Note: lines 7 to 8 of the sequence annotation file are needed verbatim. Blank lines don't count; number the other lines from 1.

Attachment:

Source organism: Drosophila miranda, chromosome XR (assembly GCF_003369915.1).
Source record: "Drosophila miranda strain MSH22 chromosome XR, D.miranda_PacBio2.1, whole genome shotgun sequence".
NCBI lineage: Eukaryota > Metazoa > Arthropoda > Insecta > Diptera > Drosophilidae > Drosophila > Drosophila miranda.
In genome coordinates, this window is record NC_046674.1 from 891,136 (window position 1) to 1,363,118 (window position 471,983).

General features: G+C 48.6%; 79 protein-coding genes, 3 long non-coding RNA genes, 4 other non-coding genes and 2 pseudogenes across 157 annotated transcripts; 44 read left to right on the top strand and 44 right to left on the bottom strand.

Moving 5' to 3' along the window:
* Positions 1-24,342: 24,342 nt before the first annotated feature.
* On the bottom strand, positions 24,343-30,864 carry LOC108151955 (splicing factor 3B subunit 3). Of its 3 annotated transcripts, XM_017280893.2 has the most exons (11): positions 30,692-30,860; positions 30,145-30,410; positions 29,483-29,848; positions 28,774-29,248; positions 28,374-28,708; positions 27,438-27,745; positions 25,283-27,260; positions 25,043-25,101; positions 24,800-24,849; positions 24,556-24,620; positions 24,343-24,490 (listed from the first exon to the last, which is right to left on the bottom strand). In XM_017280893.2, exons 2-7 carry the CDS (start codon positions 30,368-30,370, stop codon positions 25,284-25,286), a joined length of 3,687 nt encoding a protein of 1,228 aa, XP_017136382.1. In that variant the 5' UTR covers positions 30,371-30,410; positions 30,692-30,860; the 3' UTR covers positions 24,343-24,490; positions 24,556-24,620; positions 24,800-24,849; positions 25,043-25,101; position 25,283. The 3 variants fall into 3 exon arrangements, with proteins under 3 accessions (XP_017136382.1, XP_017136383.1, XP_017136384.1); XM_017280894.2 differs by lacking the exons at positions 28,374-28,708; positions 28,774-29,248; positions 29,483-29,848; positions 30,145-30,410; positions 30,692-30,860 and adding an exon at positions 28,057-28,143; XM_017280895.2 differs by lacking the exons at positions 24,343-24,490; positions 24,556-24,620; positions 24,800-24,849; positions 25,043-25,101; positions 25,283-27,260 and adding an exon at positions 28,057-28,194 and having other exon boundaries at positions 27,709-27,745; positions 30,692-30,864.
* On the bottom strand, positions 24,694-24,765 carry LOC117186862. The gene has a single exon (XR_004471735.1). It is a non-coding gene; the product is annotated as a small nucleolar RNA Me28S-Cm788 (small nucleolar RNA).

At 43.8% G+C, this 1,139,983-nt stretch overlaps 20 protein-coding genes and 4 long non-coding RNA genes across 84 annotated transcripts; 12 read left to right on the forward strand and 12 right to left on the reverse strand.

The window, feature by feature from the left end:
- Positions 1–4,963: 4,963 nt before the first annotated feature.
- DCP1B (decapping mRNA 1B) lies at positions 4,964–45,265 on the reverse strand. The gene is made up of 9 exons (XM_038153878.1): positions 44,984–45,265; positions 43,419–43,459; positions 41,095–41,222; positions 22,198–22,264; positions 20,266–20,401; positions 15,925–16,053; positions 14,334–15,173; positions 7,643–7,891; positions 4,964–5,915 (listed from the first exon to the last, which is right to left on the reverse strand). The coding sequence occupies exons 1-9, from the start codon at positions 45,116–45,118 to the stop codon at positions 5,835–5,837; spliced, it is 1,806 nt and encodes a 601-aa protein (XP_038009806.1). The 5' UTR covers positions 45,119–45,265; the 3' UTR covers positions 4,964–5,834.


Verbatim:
* Positions 1-24,342: 24,342 nt before the first annotated feature.
* On the bottom strand, positions 24,343-30,864 carry LOC108151955 (splicing factor 3B subunit 3). Of its 3 annotated transcripts, XM_017280893.2 has the most exons (11): positions 30,692-30,860; positions 30,145-30,410; positions 29,483-29,848; positions 28,774-29,248; positions 28,374-28,708; positions 27,438-27,745; positions 25,283-27,260; positions 25,043-25,101; positions 24,800-24,849; positions 24,556-24,620; positions 24,343-24,490 (listed from the first exon to the last, which is right to left on the bottom strand). In XM_017280893.2, exons 2-7 carry the CDS (start codon positions 30,368-30,370, stop codon positions 25,284-25,286), a joined length of 3,687 nt encoding a protein of 1,228 aa, XP_017136382.1. In that variant the 5' UTR covers positions 30,371-30,410; positions 30,692-30,860; the 3' UTR covers positions 24,343-24,490; positions 24,556-24,620; positions 24,800-24,849; positions 25,043-25,101; position 25,283. The 3 variants fall into 3 exon arrangements, with proteins under 3 accessions (XP_017136382.1, XP_017136383.1, XP_017136384.1); XM_017280894.2 differs by lacking the exons at positions 28,374-28,708; positions 28,774-29,248; positions 29,483-29,848; positions 30,145-30,410; positions 30,692-30,860 and adding an exon at positions 28,057-28,143; XM_017280895.2 differs by lacking the exons at positions 24,343-24,490; positions 24,556-24,620; positions 24,800-24,849; positions 25,043-25,101; positions 25,283-27,260 and adding an exon at positions 28,057-28,194 and having other exon boundaries at positions 27,709-27,745; positions 30,692-30,864.